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7 August 2018, 16:21 | Updated: 8 August 2018, 16:57
"That's a lovely pattern for a seat" - said no-one, ever.
Public transport manufacturers seem to always insist on covering their seats with the brightest, ugliest patterned material available.
And it's not due to an eccentric boss who fancies spicing things up; it's actually a decoy to cover gross stains, germs and spillages.
The more lurid a seat cover, the more difficult it is to see the stains.
The clever illusion means that our eyes will focus on the garish patterns, rather than identify any suspicious marks, and is probably the only reason why seats on public transport are still so sought after.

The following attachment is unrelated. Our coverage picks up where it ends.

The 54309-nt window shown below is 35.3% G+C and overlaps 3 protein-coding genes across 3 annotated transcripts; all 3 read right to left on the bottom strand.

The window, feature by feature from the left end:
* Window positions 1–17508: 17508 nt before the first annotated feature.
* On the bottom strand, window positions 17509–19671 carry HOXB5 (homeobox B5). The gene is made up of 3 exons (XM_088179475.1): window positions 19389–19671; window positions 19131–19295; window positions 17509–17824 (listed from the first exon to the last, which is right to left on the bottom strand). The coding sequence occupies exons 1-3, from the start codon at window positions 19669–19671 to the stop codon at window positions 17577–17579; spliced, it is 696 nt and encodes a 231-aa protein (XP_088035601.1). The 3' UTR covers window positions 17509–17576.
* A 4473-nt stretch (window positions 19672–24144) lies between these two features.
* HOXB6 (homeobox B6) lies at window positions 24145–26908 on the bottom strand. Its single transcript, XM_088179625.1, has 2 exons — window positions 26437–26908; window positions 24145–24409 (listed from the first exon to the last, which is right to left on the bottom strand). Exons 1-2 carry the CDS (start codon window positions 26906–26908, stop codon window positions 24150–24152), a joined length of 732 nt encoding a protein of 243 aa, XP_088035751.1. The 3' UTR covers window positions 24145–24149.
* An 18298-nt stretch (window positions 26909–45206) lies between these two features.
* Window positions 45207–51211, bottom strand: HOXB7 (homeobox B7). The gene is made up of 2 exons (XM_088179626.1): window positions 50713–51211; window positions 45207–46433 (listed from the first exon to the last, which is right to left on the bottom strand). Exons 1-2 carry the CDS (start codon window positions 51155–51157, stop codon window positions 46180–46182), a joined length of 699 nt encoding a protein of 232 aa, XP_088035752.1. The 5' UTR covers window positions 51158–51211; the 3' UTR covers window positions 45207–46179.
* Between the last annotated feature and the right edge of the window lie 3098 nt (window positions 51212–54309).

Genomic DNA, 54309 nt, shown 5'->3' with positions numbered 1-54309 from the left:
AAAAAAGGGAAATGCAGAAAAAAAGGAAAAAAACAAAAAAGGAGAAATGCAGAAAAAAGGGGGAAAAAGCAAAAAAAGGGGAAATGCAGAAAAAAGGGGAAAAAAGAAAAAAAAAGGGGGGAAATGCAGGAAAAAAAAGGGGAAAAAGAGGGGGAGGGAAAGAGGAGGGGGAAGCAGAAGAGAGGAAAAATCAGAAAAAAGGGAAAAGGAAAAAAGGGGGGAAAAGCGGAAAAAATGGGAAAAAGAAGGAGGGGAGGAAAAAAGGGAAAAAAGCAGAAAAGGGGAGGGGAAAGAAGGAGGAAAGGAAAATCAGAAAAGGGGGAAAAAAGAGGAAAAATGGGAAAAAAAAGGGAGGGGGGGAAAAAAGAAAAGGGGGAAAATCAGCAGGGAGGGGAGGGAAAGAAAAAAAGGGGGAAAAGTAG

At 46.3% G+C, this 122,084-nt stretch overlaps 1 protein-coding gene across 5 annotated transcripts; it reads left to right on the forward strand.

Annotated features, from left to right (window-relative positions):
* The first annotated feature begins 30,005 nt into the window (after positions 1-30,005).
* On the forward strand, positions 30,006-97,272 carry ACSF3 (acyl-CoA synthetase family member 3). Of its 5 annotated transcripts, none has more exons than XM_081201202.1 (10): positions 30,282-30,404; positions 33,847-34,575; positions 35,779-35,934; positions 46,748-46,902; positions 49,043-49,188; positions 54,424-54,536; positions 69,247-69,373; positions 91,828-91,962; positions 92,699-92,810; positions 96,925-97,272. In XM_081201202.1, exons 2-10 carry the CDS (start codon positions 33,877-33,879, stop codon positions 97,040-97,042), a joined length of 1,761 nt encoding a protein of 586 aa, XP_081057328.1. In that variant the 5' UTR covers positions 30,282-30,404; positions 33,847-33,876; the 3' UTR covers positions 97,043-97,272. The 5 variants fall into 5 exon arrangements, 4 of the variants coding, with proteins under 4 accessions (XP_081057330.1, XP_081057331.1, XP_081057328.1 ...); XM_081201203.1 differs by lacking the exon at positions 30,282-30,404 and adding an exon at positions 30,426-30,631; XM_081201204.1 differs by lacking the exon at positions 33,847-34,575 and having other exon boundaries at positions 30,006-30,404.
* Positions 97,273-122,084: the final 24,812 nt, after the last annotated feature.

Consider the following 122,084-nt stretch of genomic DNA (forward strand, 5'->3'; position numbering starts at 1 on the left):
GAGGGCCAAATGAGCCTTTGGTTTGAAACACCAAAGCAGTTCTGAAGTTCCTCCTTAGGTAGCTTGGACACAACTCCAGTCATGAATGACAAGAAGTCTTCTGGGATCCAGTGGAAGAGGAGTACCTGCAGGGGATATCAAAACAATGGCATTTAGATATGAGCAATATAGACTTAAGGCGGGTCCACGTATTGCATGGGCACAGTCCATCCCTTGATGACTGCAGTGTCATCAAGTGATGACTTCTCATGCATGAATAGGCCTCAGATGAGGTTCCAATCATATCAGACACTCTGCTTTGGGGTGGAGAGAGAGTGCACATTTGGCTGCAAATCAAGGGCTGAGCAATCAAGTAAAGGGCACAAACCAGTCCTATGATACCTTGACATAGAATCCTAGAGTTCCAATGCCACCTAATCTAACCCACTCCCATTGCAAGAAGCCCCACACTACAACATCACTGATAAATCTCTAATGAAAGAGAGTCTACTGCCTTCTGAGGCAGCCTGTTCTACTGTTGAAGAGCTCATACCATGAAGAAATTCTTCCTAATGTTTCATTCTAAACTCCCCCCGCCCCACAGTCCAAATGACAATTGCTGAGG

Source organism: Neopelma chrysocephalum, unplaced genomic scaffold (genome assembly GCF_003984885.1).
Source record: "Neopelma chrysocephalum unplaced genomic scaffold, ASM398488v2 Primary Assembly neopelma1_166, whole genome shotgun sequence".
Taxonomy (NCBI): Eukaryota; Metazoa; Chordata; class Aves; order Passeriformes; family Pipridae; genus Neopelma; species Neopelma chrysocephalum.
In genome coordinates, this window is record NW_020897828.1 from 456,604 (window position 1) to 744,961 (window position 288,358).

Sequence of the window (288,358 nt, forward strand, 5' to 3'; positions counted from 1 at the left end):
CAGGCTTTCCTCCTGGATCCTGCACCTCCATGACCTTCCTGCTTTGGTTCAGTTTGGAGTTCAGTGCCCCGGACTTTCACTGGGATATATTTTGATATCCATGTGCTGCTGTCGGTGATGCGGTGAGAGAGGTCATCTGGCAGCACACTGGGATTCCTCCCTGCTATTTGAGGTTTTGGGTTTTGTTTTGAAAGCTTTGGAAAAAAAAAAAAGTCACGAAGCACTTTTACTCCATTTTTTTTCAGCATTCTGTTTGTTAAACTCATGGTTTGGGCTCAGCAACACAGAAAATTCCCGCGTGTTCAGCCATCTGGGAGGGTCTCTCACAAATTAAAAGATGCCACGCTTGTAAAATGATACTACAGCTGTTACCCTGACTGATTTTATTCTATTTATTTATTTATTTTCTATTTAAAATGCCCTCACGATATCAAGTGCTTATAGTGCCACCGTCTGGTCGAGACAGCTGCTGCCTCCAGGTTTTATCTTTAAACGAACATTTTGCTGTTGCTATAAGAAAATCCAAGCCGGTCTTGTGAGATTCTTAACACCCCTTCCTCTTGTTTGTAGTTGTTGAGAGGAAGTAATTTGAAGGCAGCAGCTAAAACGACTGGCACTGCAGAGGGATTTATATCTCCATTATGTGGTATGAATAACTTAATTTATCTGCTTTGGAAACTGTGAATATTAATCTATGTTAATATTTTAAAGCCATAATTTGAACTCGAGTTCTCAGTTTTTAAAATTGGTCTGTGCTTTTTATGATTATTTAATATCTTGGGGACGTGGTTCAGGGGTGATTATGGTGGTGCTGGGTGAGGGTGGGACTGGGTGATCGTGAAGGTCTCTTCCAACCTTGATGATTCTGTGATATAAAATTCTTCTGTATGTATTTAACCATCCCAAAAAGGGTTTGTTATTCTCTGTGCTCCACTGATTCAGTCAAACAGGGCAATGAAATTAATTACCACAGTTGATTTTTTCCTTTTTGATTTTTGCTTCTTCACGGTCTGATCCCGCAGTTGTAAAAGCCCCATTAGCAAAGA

But there are also a few other, less-gross reasons that may make up for the fact that our senses have been duped.
The 'wool moquette' fabric, whilst unappealing to the eye, is flame retardant, so we can sit safely.
And, due to it's 'unique' appearance, it generally means that it stays out of fashion - all the time - which eliminates the need to constantly update or replace the covers.
Whilst the other reasons do make sense, our eyes still feel conned.
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